In a previous article I began to describe how you can set up a test frame using JUnit and Jemmy that could easily be extended as and when you require new tests. In this article we will cover running tests on both JavaFX and Swing as well as only other systems and introduce an example test for our PDF library JPedal.
Before I begin I need to make a correction to my previous article. In order to get a snapshot of the application I gave the following code as an example. Whilst this works it is likely to show differences when comparing against your baseline unless it is executed from the Event Thread.
Handling Other Systems
This is actually relatively simple considering Java has a simple static method that can get you the name of the OS you are currently using. This method looks something like this System.getProperty(“os.name”);. To determine between operating systems you just need to check the string that this method returns for one of the following.
For Windows : The String must start with the string “Windows”
For Mac OSX : The string should equal “Mac OS X”
For Mac OSX : The string should contain”OS X” (Thanks to Will for noticing this.)
For Linux : The string should equal “Linux”
My advice would be to have a flag or flags that can be used to determine the OS you are using as you may need this more than once later on. Once you have a flag you simply copy the 3 variables created last time into if statements so they are created with paths correct for the OS.
Running tests on both JavaFX and Swing
When writing the first article I had plans on how to complete a system that would allow for tests to be written for both tool kits. Since then I have found a better way. What we are to do is copy BaseClass.java from my previous article and rename these two files to BaseClassSwing.java and BaseClassJavaFX.java. Now you will need to convert any Swing code to JavaFX code in the JavaFX version.
Now when developing a test you should only need to write the code to open the application (ensuring you have extended the correct base class) and call the methods to perform whatever actions the tests require. The base classes will only need code adding to handle new types of tests that have a different type of output and also require a new way to compare that output.
Writing An Example Test
So now that we have something that should work I will give a breakdown of a small Jemmy test using our PDF library JPedal. This test is designed to open our Swing viewer with a specified file, highlight all text on the page, take a screen shot, then compare it against a baseline. Note that this example explains how to perform the test and get the output, you will need to handle image comparison with your own code.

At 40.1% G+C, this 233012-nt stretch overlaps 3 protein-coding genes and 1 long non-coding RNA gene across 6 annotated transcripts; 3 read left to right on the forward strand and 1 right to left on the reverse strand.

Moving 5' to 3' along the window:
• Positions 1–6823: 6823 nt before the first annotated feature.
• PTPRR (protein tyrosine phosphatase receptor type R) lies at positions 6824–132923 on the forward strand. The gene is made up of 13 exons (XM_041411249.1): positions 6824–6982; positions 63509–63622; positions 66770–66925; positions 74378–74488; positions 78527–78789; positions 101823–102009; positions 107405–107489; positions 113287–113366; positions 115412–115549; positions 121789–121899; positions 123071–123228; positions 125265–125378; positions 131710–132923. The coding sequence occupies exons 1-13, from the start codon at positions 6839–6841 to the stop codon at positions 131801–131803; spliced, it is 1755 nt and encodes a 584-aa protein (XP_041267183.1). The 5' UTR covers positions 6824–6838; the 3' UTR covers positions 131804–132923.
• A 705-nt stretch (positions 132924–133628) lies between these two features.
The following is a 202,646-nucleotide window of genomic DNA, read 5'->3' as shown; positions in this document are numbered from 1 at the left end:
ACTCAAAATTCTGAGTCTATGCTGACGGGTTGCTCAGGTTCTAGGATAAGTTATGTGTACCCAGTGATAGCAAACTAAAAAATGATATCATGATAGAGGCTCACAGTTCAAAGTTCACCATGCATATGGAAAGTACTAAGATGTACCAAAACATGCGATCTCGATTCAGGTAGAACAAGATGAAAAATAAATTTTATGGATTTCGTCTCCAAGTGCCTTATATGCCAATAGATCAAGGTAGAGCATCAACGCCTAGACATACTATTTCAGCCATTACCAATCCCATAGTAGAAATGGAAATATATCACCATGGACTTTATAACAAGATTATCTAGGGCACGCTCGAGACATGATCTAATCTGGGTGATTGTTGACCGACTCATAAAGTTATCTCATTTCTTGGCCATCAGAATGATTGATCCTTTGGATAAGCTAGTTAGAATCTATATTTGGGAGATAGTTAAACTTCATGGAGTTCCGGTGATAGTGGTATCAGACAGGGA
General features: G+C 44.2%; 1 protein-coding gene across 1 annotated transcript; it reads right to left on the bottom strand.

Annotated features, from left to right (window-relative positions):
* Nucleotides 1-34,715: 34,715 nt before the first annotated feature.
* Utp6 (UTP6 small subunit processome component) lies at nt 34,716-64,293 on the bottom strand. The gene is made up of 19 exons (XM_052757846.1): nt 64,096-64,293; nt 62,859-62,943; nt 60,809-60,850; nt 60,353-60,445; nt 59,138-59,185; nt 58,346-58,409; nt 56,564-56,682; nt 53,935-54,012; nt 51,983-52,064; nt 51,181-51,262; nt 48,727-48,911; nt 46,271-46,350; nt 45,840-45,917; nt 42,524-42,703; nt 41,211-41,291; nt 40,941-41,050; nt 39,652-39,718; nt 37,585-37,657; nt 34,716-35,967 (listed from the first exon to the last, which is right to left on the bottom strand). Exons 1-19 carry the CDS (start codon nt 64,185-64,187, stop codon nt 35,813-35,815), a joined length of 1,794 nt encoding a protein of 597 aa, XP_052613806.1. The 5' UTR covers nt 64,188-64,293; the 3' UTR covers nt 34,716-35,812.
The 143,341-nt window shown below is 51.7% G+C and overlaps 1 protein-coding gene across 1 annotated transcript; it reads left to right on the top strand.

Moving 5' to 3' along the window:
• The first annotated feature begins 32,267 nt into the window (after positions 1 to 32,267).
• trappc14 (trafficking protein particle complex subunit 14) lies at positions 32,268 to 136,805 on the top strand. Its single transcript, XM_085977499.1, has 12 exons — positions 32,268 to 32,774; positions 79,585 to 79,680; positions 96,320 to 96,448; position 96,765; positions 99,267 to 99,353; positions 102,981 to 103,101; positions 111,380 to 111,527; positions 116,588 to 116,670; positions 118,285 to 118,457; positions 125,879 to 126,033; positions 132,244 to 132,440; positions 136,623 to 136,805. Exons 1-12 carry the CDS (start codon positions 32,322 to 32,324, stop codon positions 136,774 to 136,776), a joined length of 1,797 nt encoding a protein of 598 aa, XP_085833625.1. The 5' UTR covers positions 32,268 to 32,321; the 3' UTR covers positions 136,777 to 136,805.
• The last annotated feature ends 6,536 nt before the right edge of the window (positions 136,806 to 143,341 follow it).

First we need to decide which base class we need and have the test open the application to be tested. In this case we are testing the Swing Viewer so we will be extending the Swing base class. In order to open the Swing Viewer we use the following methods.
ClassReference opens the application using the classpath for the class that will start the application. The application only runs once startApplication has been called with the string array being arguments for the application. In this case we are passing in the file name of the file to be opened by the viewer.
Now that we have the application open I want to be able to pass input to the application as a user might. I also want to maximise the viewer so we have a larger output snapshot thus allowing smaller changes in functionality to be more noticeable. This can be done with the following two lines. The first gets the frame of the viewer and the second maximises it.
In the lines above you will notice that the JFrameOperator allows us to access the actual JFrame by calling the method getSource(). This is the same for the various operators used in Jemmy.
Next we need to highlight all the text on the page using the keyboard command CTRL+A and then take a snapshot of the viewer with the text highlighted. When doing this I recommend having the Thread wait a short time to ensure all functionality is complete before you attempt to continue beyond certain points as shown below.
Here we wait after highlighting test to ensure it is complete and after taking the snapshot to ensure its completion as well. The output name for the snapshot is the same as the pdf name except instead of ending ‘.pdf’ it ends ‘.png’.
Finally we need to exit the test which is done by simply using the Exit option from the menu bar.
Below are the three classes created so far. The classes are incomplete – they require the compare method in the base class.
In my next article I will cover some ideas and practices that I have found useful in testing to ensure we avoid the possibility of issues slipping through our existing tests. See you then.
Hopefully you have found this useful.